We have all Googled “Covid-19” to find the latest results of what is happening in our neighbourhood and around the world. Rather than reading a fiction dystopia or a non-fiction war piece, we are reading about the daily war against this pandemic. The onslaught of information–“information overload,” as we information professional call it–makes it especially difficult to parse fact from fiction as new revelations comes to light (often information that contradicts past wisdom). The sheer abundance and efficacy of information are always tenuous factors when searching for health information, and this is especially true as events remain dizzyingly fluid. Even during a pandemic, however, people still get sick (non-Covid-19 related) and continue to cope with chronic diseases. Maladies of all sorts have dissipated from our collective consciousness (Covid-19 is taking up all of our bandwidth, understandably), but you might have found yourself at a lost finding reliable health information among the dislocating rabble. This post will briefly outline 3 free online health resources that you can turn to for updated and reliable health information.
The police protests in America—and all around the world—have been greatly inspiring. Black Lives Matter has saliently captured the far-too-long cultural amnesia of peoples all throughout the empires of the world and their legacy of anti-Black supremacy. What happened to George Floyd was a public lynching, carried out by the state funded wing of the justice system, which is deeply rooted in the American empire’s long legacy of racism. Protesters’ response for defunding—or even abolition— of the police has become a legitimate countervailing force among those wrestling with our current era of New Jim Crow racism that sees profit from the prison industrial complex. In the streets, there continues to be a very clear delineation of the abuses of police power terrorizing Black people. These past couple of weeks, on an unprecedented scale, illuminates our understanding of what is being done in our name as citizens—via our taxes and political apparatuses—to Black bodies and to protestors of all colours, classes, and creeds. When the masses of the world are locked up, lose their job, and have time to think, irruptions occurs on the street. This post’s aim is to try to help delineate some voices for study to help you, in whatever capacity you are able, to continue to use education as the practice towards freedom.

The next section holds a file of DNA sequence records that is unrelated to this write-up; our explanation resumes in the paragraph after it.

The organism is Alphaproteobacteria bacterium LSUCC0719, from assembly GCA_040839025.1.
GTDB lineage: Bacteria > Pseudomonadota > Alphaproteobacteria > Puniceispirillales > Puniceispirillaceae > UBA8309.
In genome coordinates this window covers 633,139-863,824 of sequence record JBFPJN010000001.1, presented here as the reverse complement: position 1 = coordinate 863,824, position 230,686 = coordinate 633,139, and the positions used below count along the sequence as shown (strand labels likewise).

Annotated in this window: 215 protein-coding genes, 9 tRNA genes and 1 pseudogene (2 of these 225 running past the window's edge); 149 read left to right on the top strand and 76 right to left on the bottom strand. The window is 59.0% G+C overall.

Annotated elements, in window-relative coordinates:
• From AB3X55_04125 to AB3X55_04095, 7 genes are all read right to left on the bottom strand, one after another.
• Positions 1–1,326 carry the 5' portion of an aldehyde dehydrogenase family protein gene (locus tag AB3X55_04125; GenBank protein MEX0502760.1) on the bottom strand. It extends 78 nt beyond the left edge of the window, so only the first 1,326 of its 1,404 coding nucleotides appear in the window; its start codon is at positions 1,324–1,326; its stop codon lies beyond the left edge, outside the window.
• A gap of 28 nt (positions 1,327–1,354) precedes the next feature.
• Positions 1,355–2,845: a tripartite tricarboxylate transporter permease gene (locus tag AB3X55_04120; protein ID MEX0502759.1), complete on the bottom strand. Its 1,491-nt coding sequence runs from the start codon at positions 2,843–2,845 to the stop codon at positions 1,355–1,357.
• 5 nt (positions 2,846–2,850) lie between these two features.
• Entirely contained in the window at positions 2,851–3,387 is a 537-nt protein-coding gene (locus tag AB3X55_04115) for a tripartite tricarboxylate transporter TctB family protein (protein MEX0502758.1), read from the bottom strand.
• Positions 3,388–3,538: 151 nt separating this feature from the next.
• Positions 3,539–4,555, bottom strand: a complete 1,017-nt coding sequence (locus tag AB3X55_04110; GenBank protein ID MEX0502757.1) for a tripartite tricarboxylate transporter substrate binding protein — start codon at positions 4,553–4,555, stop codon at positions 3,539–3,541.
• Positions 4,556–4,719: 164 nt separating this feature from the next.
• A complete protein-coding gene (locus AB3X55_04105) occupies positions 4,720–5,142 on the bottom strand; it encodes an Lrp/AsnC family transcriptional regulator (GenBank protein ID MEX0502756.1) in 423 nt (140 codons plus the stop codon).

The colonization process of the Americas was the first deadly sin of white supremacy. Indigenous cultures, however, continue to bravely endure and fight back against the attempted eradication project that continues to morph as capital’s profit ventures outward. African peoples were stolen and commodified in this process of colonization: Black bodies built North American industry all while the colonization process expanded as imperialism and today has metastasized as neoliberal policies. In the citizenry, too, there was a process of colonization of our minds in that this stealing of cultures, lands, and peoples (blunted lives and potential lives) became an accepted cultural narrative that few questioned inside the mainstream. However, there are documents throughout history that we can engage with to help break this spell. By reading Slave Narratives, Jim Crow rebuts, and Black freedom struggles, we aren’t in the habit of mass (re)producing the traumas and cultural narratives of the suffering African Diaspora; instead, we are engaging with the continuing process of decolonization by bearing witness and carrying on the Black Radical Tradition to greater discursive outreaches, each generation for the last, by listening to the ancestors who have been through the beautiful struggle for they can lend us their courage to fight another day. Here I’ll highlight some voices that the library has that speak to the legacy of the Black Lives Matter movement which will help us fortify ourselves for the long road ahead that has been marched on for over 400 years. This list inevitably fails at capturing the diverse and multimodal movements of the Black Radical Tradition, but I will be concise in order to engage with those who want to join in the practice of praxis.
Quarantine life has posed many alternatives for us to consider–from how we work, to how we cope with stress–and this is especially true with reading habits. I have been reading a lot more, often for hours at night to decompress. Some days, though, I am not in the mood for heavy reading, but want to enjoy some literary entertainment with the fast accessibility of a movie or TV show. Graphic Novels have always filled in this gap for me insofar as they occupy the disparate space between abstract language and strict visual signfier; graphic novels fuse the signifier and signified seamlessly for an engaging literary experience that has the depth of a novel with the visual cues of the best visual mediums. Below is nine recommended graphic novels that I’ve read separated according to general age range. I encourage teens and adults to read “down” from their age group as these picks transcend their audiences’ age range.